Financing is being used sparingly, with more than half of all managers and investors surveyed preferring unleveraged private credit strategies. Where leverage is used, it tends to be at relatively low levels, although those levels have risen slightly over the last year.

A Source of Long-Term Capital for Borrowers

The capital invested in private credit funds is matched to the needs of borrowers in the real economy. Nearly 66% of surveyed managers use closed-ended commitment and drawdown fund structures. This benefits the financial system by ensuring that borrowers know they can put money to use for the whole period pre-agreed with the private credit fund manager. This means borrowers can be more certain of financing in times of market fluctuations, as funds cannot be withdrawn by investors.

Jiri Krol, Deputy CEO, of the ACC commented: “It’s exciting to see the continued growth and success of our industry both in terms of geography, different strategies and underlying asset classes. We are now being recognised as an important and unique source of finance by the policy makers. That said, most in the industry are thinking about what happens next in the cycle as the era of extremely loose monetary policy slowly comes to an end.”

Stuart Fiertz, Chair of the ACC, commented: "‎Over the past decade, private credit has moved from a niche form of lending to a mainstream and integral form of financing. At the same time, it has matured into a standalone asset class incorporating a range of strategies and types of funding. This survey is the biggest and most comprehensive to date and will provide greater transparency on our activity to the market, the investors and the regulatory community. We believe this will be important as the cycle turns, to ensure we maintain standards, remain disciplined and be responsible stewards of capital over the long term."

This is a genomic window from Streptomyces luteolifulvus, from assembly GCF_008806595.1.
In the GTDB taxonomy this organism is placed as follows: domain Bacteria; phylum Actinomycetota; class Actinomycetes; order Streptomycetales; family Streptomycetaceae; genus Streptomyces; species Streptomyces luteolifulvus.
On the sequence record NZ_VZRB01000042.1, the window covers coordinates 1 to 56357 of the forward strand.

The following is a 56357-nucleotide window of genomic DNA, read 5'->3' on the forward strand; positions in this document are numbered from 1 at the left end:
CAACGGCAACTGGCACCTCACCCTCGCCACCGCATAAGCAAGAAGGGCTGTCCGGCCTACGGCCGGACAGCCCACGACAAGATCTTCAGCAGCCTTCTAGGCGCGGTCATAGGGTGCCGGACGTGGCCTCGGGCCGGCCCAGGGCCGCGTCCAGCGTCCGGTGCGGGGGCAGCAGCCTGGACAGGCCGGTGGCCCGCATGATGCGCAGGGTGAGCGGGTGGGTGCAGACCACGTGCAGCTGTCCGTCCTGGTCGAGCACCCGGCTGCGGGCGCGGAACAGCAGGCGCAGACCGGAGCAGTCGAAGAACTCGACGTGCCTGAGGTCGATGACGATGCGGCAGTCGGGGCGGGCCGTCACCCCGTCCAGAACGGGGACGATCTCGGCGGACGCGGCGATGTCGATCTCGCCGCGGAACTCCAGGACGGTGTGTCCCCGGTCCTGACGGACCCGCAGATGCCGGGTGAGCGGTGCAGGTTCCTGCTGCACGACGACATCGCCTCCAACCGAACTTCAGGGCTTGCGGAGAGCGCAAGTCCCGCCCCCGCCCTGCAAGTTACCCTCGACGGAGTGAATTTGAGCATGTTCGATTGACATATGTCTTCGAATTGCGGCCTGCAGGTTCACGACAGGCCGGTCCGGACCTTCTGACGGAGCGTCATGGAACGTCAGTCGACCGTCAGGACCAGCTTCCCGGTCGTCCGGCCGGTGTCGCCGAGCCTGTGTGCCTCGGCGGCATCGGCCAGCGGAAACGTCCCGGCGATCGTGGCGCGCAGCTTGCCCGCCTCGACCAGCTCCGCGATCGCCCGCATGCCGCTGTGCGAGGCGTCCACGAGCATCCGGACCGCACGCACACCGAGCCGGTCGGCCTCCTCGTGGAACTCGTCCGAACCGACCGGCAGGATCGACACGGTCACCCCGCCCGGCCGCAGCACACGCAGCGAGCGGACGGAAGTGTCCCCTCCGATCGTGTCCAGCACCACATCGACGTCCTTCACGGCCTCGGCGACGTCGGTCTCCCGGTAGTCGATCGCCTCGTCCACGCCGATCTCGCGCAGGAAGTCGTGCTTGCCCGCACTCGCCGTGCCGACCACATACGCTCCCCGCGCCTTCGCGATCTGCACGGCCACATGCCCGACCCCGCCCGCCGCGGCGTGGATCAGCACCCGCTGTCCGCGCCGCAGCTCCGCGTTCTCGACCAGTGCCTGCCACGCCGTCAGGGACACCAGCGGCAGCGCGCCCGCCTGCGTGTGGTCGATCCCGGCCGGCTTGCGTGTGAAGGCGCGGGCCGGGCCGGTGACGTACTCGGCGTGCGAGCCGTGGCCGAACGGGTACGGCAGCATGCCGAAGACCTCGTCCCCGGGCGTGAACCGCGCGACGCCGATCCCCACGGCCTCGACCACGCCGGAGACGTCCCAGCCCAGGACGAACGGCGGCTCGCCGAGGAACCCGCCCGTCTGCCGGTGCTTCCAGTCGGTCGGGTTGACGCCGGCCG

Gus Black, Co-Chair of the Financial Services Group at Dechert, said: “Once again, we are very pleased to support this report, which gives a good sense of the important role private credit now plays in funding the real economy.” 

To see the key findings from last year, read the 'Financing the Economy 2017' report.